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Is the Lottery That Is Mexico's Liguilla Good or Bad?

Rafael DiazContributor INovember 24, 2010

Pachuca, the last team to finish in first place in the regular season and still win the title.
Pachuca, the last team to finish in first place in the regular season and still win the title.

Another Mexican football tournament, another number one seeded team falls. Not quite American College Football, but with the same number of upsets and surprises. No computer rankings or stuff like that from good old College “tackleball”, just 17 games and a playoff system. The current format has long been debated. Opposers, such as I, claim that the current format encourages mediocrity amongst the teams. The fact that the teams are divided into three groups is even more troublesome. Pumas UNAM, the 8th seed this year, was just above .500 with one more win than losses. That’s why coming into this weekend’s game against number one seeded Cruz Azul, they were heavily favored against. The outcome of course was the opposite. The result was shocking for pundits and fans alike, but only strengthened what everybody has dubbed the curse of the superlider.

 Indeed, in the last 9 tournaments the number one seeded team has fallen and failed to win the Championship, Cruz Azul was no exception. Despite storming through the first 17 games and going undefeated at home, they conceded defeat at home in the playoffs when it most mattered. The current playoff system, adopted from the American sports model, was fully implicated in the 77/78 season in Mexico. Nobody can debate the excitement playoff time brings. Living in the United States, it’s difficult not to get fully indulged in the magic of October in Baseball, or the buzzer beaters and unlikely heroes to the road to the NBA Finals. D-Fish anybody? In fact, America seems to have this obsession with the underdog, the Cinderella team as they call it. However, as the current faulty American economic system proves, not everything American made is perfect.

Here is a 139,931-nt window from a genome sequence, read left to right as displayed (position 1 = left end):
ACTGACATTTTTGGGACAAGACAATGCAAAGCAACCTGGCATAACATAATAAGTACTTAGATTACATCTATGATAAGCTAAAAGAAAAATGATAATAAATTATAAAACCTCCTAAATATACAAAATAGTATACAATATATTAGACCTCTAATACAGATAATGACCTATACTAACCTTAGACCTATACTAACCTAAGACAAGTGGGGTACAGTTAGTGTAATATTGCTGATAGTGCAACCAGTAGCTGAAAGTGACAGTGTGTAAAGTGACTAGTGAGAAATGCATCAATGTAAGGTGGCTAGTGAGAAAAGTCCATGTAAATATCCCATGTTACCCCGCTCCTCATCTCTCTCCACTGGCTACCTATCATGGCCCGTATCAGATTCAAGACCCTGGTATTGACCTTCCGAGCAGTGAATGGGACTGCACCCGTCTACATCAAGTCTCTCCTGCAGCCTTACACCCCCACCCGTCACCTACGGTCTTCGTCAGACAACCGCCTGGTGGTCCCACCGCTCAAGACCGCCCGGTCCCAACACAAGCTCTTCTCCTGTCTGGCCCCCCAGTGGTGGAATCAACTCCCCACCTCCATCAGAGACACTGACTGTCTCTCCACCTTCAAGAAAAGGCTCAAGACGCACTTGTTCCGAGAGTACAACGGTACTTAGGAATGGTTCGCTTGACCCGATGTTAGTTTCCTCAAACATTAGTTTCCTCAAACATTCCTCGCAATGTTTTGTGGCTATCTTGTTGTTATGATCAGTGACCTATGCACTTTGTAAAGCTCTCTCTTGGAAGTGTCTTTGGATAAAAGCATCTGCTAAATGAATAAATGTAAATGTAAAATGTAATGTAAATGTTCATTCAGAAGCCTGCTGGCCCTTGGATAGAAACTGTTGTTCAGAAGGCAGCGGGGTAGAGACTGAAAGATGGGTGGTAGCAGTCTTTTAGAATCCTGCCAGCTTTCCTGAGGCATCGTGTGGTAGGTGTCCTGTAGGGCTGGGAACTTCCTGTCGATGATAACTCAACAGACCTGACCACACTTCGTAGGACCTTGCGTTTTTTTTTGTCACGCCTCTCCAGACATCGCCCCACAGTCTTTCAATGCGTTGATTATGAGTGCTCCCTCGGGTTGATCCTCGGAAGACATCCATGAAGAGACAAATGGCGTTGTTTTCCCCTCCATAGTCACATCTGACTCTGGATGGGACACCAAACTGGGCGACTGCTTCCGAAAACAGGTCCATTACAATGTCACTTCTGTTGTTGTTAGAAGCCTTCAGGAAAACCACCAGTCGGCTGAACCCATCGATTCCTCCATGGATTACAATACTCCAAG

There are ups and downs to the playoff system in Mexico. The Mexican people haven’t come to terms with the romance of the underdog like their American counterparts just yet, but they put an emphasis on the failure of the number one team to capitalize at the end. This has brought forth criticism by many towards the current playoff system who argue that the number one team during the first 17 games isn’t fully rewarded for their efforts. In response, the Mexican federation has implicated the rule that in case of a draw, the team better positioned in the league is the one that wins with the final being the only exception. In economic terms, more games equal more money.

Nonetheless, the problem arises here. The teams that pull in the big audiences and big bucks are Chivas and America. These two teams have widely been affected by the standing format. A string of almost two decades where both teams have only won four championships combined. The playoff format has given unlikely teams the chance to bring home the glory. Teams like Toluca and Pachuca have taken advantage of the situation and have cashed in with big championship wins in the past few years. Jorge Vergara, current owner of Chivas, is planning to propose a change of structure of Mexican football come January.

Ironically, the playoff system seems to give Chivas their best bet for winning a championship in the future. If a proposed change to league format occurs, teams like Chivas and America would seem far from winning the title. For the good health of the Mexican league, Chivas and America need to be given a chance. In a culture like the Mexican one where tradition is instilled into the family cores since the day you are born, the two most traditional teams in Mexico need to be capable to challenge for the league title year in and year out. Their legacy of followers both in Mexico and north of the border is what injects the league with the money necessary to keep going.

Although the team that has come out in first place after the first 17 games has created an allegory of failure, it is perhaps the unpredictability of the playoff format that keeps our eyes glued to the television set. It is what gives us that feeling of exhilaration. Plus nobody likes the same two teams winning the league over and over again like in Europe. That is the beauty of the sport. We learn to praise a feeling more than just a simple stat. Yes, perhaps things should change in Mexican football, bans on multiple ownership and extending the league to a year have been disputed. For now, all we can do is enjoy the beauty of what is Mexican futbol. You can love the format or hate it, but there is nothing quite like it.

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